Lovers of beautiful, handmade furniture have been cheered by the return of Aozora Kagu to Koto-ku after a lengthy absence. On a recent cold and wet Sunday morning, I dropped into the showroom just off Kiyosumi Street near Kiyosumi-shirakawa Station for a chat with the proprietor, Mr. Yasushi Tomoshige.
“It’s great to be back here again,” he said. “When I first started my own company, I rented a joint workshop and showroom space in a building on Shiryokan Street. It was very convenient as I could work, and customers were able to browse at the same time. I spent five happy years there. Unfortunately, the building was demolished, and I was forced to relocate the workshop out into the suburbs. Then I was fortunate to find this place, which had been a printing shop. I rebuilt the interior and opened it as a showroom recently. I’m in the workshop from Mondays to Fridays, and then here at weekends.”
Even on the coldest, most miserable days, the warmth of the wood shines through and lifts the spirits. Did the young Mr. Tomoshige find a calling to become a furniture craftsman? “No, not really,” he laughs. “As a boy I’d always liked stationery shops, though. I’d save my pocket money and go shopping for mechanical pens, pencil cases, and so on. I enjoyed the shopping itself, the design of the items and buying something practical, something I could use in daily life.”
“At university I studied Japanese literature and joined the drama circle. Later I realised that I wanted to make something, to have a practical, creative job. After graduating from university, I spent a year at a vocational school, sponsored by the Tokyo Metropolitan Government, studying how to make furniture. After that I got a job with a furniture maker and spent 11 years there before I struck out on my own.”
Mr. Tomoshige’s passion for wood is remarkable and he waxes lyrical over its properties. “It moves; it shrinks in winter during the dry, cold weather and then expands in summer as it absorbs moisture from the damp air. You have to allow for this when you design pieces. It’s flexible and soft like a living thing. Even using a plane is tricky as they expand and contract too. You have to adjust the plane depending on the humidity in the air. It’s a great challenge.”
Everything is made to order and Mr. Tomoshige makes every piece by hand. Cherrywood dining tables like this one can be ordered to suit the customer and begin at 100,000 yen. This one measures 180cm by 84cm, is 70cm high and costs 221,000 yen.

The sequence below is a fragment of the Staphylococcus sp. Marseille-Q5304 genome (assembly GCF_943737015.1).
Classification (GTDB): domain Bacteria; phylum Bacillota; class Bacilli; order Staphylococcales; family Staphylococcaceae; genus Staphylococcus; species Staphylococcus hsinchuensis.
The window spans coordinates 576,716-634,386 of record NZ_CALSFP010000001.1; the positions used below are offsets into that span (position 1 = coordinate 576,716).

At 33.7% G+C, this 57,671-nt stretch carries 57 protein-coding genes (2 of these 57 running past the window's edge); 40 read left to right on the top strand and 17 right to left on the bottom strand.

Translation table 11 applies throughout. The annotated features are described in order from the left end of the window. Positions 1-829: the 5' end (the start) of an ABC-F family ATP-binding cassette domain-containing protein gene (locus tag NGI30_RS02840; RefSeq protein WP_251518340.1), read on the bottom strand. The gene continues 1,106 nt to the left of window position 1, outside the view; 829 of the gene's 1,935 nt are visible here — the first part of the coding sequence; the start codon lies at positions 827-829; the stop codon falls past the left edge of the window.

This simple but stunning television cabinet is 126cm by 40cm by 52cm and costs 238,000 yen. “I was influenced by Shaker Style,” says Mr. Tomoshige. “Minimal and utilitarian yet designed for daily use and beautifully made. Like the Shakers, I also use cherry, together with black cherry, walnut and Hokkaido Nara, a species of oak tree.”
This chair is unbelievable comfortable. Not only is the cushioned seat and back just the right softness, the arms are so warm and smooth to the touch one could sit in it for hours. This “one-seater” costs 169,000 yen.
It can be expanded into a two, or even three-seater with a maximum length of 2.5m. Matched with the crescent moon table at 60,000 yen, the armchair creates a personal space so inviting you’d probably never want to get up again. I know I didn’t. Perfect for a relaxing afternoon reading or watching movies.
This Hokkaido Nara oak chest of draws on legs has a lighter, blonde colour and distinctive grain.
Mr. Tomoshige creates smaller objects as well, such as these popular wooden vases. Each vase contains a space for a test tube, which can be filled with just enough water to sustain a single flower.
These multi-use rectangular boxes with handles present both the beauty of the wood and Mr. Tomoshige’s skill.
Even the floor is as smooth as silk!
The furniture for sale at Aozora Kagu may seem expensive at first glance. However, after a lengthy period of discussion with the clients regarding their usage, lifestyle, hobbies, personal requirements, and so on, Mr. Tomoshige makes each piece by himself. The pieces are bought for life and can be passed on to children and grandchildren.
The colours deepen and become even richer as time passes. Seen in this light, the prices don’t seem high at all. If you’re in the Kiyosumi-shirakawa area at the weekend and would like to see some stunningly beautiful furniture, why not drop in? The furniture at Aozora Kagu isn’t just a feast for the eyes, it’s a treat for all the senses.
Story and Photos by Stephen Spencer